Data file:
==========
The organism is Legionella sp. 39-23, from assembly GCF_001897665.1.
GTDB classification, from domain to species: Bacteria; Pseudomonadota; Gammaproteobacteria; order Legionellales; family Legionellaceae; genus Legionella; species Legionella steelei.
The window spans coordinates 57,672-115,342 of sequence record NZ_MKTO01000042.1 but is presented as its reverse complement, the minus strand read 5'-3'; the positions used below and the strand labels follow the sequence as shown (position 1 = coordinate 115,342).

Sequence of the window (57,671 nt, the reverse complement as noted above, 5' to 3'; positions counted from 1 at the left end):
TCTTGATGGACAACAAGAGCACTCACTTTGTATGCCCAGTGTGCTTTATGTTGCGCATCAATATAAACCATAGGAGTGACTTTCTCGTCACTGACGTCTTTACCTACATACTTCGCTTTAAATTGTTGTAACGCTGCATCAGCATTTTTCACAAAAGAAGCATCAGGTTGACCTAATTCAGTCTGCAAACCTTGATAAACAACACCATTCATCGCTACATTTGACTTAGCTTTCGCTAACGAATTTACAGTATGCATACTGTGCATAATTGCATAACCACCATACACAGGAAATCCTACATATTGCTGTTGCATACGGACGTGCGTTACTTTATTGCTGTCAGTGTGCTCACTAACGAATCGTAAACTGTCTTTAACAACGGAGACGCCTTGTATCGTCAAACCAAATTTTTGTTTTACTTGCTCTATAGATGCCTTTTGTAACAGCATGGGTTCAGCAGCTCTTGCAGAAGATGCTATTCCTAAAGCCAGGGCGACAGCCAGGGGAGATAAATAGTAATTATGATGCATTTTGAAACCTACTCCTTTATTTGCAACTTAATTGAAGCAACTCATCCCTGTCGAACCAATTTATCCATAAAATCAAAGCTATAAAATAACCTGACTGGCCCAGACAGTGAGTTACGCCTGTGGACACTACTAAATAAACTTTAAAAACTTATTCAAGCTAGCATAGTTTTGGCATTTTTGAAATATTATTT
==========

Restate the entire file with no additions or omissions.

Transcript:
The organism is Legionella sp. 39-23, from assembly GCF_001897665.1.
GTDB classification, from domain to species: Bacteria; Pseudomonadota; Gammaproteobacteria; order Legionellales; family Legionellaceae; genus Legionella; species Legionella steelei.
The window spans coordinates 57,672-115,342 of sequence record NZ_MKTO01000042.1 but is presented as its reverse complement, the minus strand read 5'-3'; the positions used below and the strand labels follow the sequence as shown (position 1 = coordinate 115,342).

Sequence of the window (57,671 nt, the reverse complement as noted above, 5' to 3'; positions counted from 1 at the left end):
TCTTGATGGACAACAAGAGCACTCACTTTGTATGCCCAGTGTGCTTTATGTTGCGCATCAATATAAACCATAGGAGTGACTTTCTCGTCACTGACGTCTTTACCTACATACTTCGCTTTAAATTGTTGTAACGCTGCATCAGCATTTTTCACAAAAGAAGCATCAGGTTGACCTAATTCAGTCTGCAAACCTTGATAAACAACACCATTCATCGCTACATTTGACTTAGCTTTCGCTAACGAATTTACAGTATGCATACTGTGCATAATTGCATAACCACCATACACAGGAAATCCTACATATTGCTGTTGCATACGGACGTGCGTTACTTTATTGCTGTCAGTGTGCTCACTAACGAATCGTAAACTGTCTTTAACAACGGAGACGCCTTGTATCGTCAAACCAAATTTTTGTTTTACTTGCTCTATAGATGCCTTTTGTAACAGCATGGGTTCAGCAGCTCTTGCAGAAGATGCTATTCCTAAAGCCAGGGCGACAGCCAGGGGAGATAAATAGTAATTATGATGCATTTTGAAACCTACTCCTTTATTTGCAACTTAATTGAAGCAACTCATCCCTGTCGAACCAATTTATCCATAAAATCAAAGCTATAAAATAACCTGACTGGCCCAGACAGTGAGTTACGCCTGTGGACACTACTAAATAAACTTTAAAAACTTATTCAAGCTAGCATAGTTTTGGCATTTTTGAAATATTATTT